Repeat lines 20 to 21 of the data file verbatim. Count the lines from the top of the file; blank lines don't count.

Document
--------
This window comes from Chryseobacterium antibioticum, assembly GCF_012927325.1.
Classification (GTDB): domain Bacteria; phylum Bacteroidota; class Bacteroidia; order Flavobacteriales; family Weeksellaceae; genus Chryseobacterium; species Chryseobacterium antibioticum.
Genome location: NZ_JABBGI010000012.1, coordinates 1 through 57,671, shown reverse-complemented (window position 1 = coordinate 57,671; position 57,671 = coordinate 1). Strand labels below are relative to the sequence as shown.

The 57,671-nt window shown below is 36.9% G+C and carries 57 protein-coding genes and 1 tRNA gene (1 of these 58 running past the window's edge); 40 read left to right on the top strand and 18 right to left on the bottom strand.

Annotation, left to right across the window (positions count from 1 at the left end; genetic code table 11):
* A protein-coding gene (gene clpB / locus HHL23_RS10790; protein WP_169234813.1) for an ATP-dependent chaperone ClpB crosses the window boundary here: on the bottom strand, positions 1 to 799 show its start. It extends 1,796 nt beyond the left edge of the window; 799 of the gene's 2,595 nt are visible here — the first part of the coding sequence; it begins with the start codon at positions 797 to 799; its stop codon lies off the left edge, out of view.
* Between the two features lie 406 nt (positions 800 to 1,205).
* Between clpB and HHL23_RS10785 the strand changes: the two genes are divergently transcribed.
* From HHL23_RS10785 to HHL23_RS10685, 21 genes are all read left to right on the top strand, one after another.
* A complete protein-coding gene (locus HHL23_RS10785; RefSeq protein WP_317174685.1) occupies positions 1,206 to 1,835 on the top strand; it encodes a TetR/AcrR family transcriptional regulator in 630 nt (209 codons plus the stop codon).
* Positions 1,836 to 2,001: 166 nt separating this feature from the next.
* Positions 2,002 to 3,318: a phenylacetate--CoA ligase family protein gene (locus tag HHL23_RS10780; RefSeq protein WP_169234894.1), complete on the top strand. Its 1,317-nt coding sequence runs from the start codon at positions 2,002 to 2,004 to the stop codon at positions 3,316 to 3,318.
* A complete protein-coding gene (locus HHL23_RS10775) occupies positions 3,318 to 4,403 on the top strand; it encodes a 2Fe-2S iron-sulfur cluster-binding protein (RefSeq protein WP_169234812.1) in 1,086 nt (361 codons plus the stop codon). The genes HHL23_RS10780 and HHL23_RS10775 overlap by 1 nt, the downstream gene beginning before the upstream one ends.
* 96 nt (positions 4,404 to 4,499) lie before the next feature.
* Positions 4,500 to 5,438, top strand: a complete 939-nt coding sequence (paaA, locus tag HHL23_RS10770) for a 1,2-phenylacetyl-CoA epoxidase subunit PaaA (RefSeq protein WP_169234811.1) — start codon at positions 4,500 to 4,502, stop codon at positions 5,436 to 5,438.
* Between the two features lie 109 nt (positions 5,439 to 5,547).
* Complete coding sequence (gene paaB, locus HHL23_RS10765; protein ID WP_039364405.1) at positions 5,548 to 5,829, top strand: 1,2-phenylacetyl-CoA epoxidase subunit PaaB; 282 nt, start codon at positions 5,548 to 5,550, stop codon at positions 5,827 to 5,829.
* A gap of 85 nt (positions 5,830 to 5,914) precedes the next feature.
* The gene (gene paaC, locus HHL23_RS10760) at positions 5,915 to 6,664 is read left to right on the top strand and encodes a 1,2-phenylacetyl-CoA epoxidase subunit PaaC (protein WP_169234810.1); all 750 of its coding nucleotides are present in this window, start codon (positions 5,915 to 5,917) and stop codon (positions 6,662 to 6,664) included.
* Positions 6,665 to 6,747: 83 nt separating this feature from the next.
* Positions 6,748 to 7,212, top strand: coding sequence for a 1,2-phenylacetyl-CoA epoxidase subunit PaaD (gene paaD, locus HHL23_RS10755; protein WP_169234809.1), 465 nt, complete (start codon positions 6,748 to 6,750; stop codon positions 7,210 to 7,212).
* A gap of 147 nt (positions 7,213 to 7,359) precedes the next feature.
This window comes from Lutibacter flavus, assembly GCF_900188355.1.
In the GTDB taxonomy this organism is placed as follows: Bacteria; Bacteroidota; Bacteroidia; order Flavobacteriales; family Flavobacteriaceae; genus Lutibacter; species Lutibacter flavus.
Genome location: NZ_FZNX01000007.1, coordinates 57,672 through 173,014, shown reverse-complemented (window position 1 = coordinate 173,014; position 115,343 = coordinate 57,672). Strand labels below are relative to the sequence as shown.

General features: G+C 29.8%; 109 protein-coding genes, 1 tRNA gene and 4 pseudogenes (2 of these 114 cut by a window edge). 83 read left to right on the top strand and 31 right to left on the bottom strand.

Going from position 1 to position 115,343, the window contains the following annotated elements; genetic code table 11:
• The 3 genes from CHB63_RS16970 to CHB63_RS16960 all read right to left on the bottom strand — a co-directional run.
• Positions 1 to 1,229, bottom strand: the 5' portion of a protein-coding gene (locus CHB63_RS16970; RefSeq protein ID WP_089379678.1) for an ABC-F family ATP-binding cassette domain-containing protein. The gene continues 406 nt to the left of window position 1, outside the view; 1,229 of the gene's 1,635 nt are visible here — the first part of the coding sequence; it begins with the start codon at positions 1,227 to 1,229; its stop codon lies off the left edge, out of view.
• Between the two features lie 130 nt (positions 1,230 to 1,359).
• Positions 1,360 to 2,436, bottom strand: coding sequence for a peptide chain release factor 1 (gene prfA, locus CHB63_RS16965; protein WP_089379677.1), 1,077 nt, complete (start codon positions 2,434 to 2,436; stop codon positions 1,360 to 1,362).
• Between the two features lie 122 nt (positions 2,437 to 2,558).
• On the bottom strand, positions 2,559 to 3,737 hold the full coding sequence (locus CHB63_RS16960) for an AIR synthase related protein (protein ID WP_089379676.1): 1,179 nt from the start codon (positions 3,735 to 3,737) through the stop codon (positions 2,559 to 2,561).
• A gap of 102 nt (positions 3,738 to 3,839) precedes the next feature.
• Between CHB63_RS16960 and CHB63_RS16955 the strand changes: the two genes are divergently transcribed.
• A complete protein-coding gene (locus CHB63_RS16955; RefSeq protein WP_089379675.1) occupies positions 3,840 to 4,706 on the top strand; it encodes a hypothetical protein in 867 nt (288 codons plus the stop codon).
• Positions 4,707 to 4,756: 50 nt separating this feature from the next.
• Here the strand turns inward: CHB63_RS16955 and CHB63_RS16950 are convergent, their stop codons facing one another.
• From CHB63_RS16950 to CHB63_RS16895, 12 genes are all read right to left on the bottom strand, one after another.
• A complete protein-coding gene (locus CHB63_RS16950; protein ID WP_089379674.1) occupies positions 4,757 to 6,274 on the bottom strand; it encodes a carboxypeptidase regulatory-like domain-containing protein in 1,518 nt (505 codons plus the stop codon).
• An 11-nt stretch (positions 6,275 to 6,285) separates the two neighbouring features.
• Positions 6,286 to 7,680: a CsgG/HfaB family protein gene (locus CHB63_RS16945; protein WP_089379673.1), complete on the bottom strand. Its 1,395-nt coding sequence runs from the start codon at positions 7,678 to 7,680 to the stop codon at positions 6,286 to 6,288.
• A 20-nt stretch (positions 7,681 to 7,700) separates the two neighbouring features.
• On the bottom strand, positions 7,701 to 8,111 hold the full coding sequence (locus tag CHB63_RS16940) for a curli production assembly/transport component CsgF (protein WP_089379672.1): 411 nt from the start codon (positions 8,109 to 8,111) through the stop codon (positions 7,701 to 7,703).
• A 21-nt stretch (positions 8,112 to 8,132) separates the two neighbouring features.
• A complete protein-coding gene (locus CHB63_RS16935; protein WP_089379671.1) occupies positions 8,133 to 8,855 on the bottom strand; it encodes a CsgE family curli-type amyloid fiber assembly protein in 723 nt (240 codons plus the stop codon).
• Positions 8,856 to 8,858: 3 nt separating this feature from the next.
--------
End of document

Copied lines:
* Positions 6,665 to 6,747: 83 nt separating this feature from the next.
* Positions 6,748 to 7,212, top strand: coding sequence for a 1,2-phenylacetyl-CoA epoxidase subunit PaaD (gene paaD, locus HHL23_RS10755; protein WP_169234809.1), 465 nt, complete (start codon positions 6,748 to 6,750; stop codon positions 7,210 to 7,212).